Gun service suspension possible in Washington state budget crisis

"The Clock is running out," warned Gov. Jay Inslee as the current budget it set to expire June 30. (Photo: governor.wa.gov)

“The Clock is running out,” warned Gov. Jay Inslee as the current budget it set to expire June 30. (Photo: governor.wa.gov)

Officials have warned that if a budget is not worked out in coming days, state services supporting gun sales and licensing could be put on hold.

With the Washington Legislature unable to agree on a budget, Gov. Jay Inslee this week called a third special session to deliver a state budget before the current one runs out on June 30. If lawmakers can’t make it work, among the list of services slated to be furloughed July 1 in a partial government shutdown are those concerning firearms dealer and concealed pistol licensing.

“The clock is running out,” Inslee said. “There are nine days remaining in the current fiscal year. Nine days that we need the legislators to buckle down and produce a two-year biennial budget for the state of Washington.”

As reported by KOMO News, 32,000 state employees are getting layoff warning slips, sparking angry rallies with attendees urging lawmakers to produce a budget.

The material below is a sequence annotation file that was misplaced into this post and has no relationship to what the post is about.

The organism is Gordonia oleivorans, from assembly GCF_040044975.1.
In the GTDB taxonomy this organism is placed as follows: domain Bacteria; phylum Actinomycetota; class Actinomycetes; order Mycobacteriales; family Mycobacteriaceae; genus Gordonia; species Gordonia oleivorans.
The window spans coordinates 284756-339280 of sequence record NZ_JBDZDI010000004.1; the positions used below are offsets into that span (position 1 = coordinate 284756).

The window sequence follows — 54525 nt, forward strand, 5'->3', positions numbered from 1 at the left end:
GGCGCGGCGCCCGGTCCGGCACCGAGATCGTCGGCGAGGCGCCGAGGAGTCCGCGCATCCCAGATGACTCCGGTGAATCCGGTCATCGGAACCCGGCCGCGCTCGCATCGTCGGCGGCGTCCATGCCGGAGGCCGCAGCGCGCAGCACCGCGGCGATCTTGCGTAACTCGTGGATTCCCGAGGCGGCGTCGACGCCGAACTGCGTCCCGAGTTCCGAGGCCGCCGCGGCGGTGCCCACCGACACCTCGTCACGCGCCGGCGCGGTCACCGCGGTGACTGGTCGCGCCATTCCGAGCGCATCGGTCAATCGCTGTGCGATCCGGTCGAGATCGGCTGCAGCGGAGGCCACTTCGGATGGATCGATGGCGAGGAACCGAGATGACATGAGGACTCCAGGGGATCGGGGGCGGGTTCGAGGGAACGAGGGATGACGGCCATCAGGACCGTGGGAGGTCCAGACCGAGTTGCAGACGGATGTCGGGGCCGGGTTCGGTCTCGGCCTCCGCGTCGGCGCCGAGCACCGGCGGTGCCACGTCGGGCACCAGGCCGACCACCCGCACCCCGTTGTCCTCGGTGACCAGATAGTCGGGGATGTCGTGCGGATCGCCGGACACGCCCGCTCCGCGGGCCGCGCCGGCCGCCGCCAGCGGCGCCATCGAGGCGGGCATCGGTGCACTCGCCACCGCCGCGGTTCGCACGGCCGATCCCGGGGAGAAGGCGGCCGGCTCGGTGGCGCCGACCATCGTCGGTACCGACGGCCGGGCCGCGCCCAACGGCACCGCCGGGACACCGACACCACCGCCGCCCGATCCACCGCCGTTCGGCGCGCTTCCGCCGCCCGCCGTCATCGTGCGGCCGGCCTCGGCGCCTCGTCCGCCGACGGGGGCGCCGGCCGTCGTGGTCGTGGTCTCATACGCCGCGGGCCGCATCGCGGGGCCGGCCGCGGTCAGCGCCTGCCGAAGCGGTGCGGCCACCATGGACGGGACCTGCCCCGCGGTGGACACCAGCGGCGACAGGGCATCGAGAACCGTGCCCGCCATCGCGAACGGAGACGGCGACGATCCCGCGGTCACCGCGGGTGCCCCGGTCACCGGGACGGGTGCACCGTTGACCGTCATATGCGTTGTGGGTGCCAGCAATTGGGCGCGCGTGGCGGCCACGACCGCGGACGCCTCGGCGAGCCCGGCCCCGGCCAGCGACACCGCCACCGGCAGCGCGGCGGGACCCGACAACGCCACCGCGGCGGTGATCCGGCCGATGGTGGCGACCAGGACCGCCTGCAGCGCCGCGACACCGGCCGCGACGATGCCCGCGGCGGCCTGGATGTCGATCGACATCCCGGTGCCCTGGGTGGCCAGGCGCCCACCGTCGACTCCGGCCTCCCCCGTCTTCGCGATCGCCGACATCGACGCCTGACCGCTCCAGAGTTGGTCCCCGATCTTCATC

The National Shooting Sports Foundation, the trade group for the firearms industry, warns the shutdown could provide heartburn to both gun shops and gun owners.

“Firearms dealers and gun owners have reason to be wary of the legislative impasse,” said NSSF Senior Vice President Larry Keane in an opinion piece. “Washington already has some of the most restrictive laws relating to gun sales and transfers.”

The state is one of nine states that act as a partial point of contact for National Instant Criminal Background Check System database checks, with dealers required to use both NICS and two other state databases maintained by the Washington State Patrol and Washington Department of Social and Health Services to vet potential gun buyers. Washington is also one of eight states that require universal background checks for all transfers of firearms, including private sales. Those seeking firearms dealer or concealed pistol licensing also must go through state agencies.

Gun rights groups described the looming shutdown threat as a bellwether against incremental intrusions on the right to keep and bear arms.

“This is one of the many reasons why gun rights groups oppose giving government more power over firearms sales and ownership,” Alan Gottlieb, founder and executive vice president of the Bellevue, Washington-based Second Amendment Foundation, told Guns.com in an email. “It can be used to stop the normal exercise of our constitutional rights.”